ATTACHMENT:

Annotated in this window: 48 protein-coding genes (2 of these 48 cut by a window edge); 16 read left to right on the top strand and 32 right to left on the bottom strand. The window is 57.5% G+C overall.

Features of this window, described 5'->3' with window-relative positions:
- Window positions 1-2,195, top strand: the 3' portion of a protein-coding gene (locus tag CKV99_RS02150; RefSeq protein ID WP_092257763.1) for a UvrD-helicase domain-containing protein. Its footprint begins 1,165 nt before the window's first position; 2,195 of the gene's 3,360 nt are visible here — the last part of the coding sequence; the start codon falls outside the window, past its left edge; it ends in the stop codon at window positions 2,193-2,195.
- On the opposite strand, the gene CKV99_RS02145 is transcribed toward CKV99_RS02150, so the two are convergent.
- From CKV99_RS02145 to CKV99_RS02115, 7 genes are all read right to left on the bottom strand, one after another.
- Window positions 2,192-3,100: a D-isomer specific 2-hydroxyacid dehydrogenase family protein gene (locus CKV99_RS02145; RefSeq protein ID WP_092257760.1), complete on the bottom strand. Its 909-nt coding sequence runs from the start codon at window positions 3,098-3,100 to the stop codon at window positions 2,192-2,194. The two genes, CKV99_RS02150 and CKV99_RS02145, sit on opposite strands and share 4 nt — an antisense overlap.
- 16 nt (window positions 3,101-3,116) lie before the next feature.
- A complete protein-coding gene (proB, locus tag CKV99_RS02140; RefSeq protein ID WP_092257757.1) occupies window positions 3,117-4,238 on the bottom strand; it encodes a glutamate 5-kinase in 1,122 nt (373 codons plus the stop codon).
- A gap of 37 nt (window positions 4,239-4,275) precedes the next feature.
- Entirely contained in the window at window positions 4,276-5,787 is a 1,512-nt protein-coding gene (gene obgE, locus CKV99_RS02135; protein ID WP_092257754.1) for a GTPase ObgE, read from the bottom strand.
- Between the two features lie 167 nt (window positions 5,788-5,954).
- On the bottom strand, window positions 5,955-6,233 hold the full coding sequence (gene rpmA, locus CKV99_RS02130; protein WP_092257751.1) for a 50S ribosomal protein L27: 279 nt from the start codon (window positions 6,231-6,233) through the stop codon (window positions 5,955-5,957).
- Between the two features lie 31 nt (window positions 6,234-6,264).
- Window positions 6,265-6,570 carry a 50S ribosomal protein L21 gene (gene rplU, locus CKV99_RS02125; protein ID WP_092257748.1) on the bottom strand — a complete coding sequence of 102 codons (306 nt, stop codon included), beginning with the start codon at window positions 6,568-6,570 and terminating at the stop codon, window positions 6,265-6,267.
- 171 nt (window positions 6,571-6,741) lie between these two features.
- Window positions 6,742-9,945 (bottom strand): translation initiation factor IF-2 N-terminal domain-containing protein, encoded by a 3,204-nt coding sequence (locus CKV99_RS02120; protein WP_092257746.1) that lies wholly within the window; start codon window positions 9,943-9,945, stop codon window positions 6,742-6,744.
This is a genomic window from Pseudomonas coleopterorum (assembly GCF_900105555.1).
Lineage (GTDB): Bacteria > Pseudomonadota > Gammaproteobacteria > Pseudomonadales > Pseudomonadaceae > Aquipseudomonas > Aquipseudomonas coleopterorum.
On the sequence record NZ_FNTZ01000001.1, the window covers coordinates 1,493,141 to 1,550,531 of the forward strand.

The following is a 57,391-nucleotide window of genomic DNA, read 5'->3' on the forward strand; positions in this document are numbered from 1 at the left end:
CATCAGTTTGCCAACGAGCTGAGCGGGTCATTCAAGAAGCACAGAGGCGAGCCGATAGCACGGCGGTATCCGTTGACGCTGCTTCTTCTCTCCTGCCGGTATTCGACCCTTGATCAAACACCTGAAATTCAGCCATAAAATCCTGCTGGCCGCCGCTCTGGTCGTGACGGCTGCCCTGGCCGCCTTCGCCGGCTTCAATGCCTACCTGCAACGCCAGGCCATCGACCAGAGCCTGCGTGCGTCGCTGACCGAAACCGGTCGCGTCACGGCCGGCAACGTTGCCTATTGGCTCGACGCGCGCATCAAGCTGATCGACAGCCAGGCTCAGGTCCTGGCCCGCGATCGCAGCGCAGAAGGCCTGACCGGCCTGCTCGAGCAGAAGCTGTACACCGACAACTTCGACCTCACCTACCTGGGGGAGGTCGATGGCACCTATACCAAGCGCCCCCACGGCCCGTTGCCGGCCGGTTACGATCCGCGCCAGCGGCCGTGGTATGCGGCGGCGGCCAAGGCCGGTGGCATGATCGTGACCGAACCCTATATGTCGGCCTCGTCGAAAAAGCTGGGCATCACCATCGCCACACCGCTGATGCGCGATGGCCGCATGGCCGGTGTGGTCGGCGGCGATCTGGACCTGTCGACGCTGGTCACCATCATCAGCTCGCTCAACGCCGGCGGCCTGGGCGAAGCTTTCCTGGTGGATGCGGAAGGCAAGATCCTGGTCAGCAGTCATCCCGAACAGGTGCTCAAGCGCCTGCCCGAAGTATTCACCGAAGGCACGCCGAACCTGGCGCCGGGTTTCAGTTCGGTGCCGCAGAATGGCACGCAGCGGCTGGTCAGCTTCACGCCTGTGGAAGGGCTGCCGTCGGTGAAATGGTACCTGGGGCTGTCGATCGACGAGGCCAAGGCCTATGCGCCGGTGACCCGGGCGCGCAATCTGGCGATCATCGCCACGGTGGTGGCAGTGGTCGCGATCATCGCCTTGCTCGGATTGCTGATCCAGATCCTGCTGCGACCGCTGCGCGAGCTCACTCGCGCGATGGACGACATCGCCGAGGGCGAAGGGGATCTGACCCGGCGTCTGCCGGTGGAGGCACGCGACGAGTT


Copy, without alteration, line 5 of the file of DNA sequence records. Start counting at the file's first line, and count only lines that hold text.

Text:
- From CKV99_RS02145 to CKV99_RS02115, 7 genes are all read right to left on the bottom strand, one after another.